By: Justin Russell | April 16, 2014
How do you narrow down a five day trip overflowing with highlights to a single, defining experience? You go with your gut.
On my recent tour of Tasmania I was lucky enough to visit nearly 20 different organic farms, eco accommodation providers and sustainable food businesses. They were all genuinely excellent, but there’s one place in particular that I simply can't get out of my head: The Agrarian Kitchen, Rodney Dunn and Severine Demanet’s outstanding paddock to plate cooking school in the charm-your-pants-off Lachlan Valley, 30 minutes from Hobart.
A lot has been written about the Agrarian Kitchen since it was established in 2007, but from what I’ve read, the focus has been almost exclusively on the cooking school. That’s all well and good - the school pays the bills - but what people seem to have missed in all the excitement about food is that first and foremost, Rodney and Severine are smallholders.
The school, and the experiences it provides for guests, exists in symbiosis with the five acre farm. And vice versa. The farm literally provides most of the ingredients used in classes, but it does so much more than that. It’s Rodney’s test lab, where he experiments with things like home grown grains and subtropical fruits, a source of fuel for the kitchen’s woodfired oven, a place to provide meaningful employment to locals, and a wonderful play space for their two young children.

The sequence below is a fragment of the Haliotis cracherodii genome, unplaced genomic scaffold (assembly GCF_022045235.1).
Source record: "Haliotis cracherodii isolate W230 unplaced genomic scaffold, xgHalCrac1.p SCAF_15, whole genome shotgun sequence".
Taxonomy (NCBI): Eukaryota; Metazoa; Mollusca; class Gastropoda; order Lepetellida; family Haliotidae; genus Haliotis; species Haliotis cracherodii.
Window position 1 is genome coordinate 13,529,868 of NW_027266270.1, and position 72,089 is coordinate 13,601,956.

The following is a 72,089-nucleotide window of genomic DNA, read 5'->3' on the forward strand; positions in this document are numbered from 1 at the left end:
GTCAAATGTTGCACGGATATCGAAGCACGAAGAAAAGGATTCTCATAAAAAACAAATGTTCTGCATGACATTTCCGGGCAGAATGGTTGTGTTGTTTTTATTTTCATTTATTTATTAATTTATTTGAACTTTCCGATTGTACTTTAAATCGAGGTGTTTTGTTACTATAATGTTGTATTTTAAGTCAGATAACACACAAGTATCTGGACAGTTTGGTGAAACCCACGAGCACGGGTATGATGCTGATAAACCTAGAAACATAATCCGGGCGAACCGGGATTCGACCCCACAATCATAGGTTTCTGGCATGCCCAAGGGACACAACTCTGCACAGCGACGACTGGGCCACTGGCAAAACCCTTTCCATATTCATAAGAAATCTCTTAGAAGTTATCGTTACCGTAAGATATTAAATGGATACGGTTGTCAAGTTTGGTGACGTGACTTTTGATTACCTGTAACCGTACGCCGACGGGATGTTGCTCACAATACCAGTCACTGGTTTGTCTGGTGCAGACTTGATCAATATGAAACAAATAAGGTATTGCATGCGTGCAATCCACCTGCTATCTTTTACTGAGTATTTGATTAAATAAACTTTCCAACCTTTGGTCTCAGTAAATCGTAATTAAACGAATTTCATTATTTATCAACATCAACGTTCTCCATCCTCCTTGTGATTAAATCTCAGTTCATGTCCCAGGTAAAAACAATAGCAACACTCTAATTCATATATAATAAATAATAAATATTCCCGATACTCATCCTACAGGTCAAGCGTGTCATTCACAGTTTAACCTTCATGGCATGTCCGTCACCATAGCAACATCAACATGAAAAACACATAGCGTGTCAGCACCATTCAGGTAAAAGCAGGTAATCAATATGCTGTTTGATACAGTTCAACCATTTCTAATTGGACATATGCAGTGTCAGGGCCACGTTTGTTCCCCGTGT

The concept of smallholding (running a small rural land holding with the intent of providing food for a household) is the Agrarian Kitchen’s beating heart. The old schoolhouse and it’s purpose built kitchen is brilliant, but when Rodney takes you on a tour of the farm, it becomes obvious. He has an unbridled passion for his little patch of paradise. While describing a favourite plant Rodney’s speech becomes increasingly animated and hand gestures whirl about with ever more gusto.
Such enthusiasm for a place is rare, but when you see it first hand it is utterly infectious. I don’t have quite as much land, but I drove down the farm’s sunflower lined driveway with a brain freshly inoculated with possibilities. Maybe I could squeeze some pigs into the north east corner, plant a new berry patch near that fence, grow a patch of grain near the chook pen to make bread and beer.
I’ve visited hundreds of gardens and farms in my time, but none have captured my imagination quite like the Agrarian Kitchen. What Rodney and Severine have achieved on five ridiculously pretty acres is nothing short of magical. I completely fell in love with the place. Put it on your bucket list!
Justin travelled with the assistance of Tourism Tasmania. Rodney’s book The Agrarian Kitchen was released late last year and the farm’s website can be found at www.theagrariankitchen.com.
Organic Gardener published a story about the Agrarian Kitchen by Helen Cushing in 2012. To read the full article click here.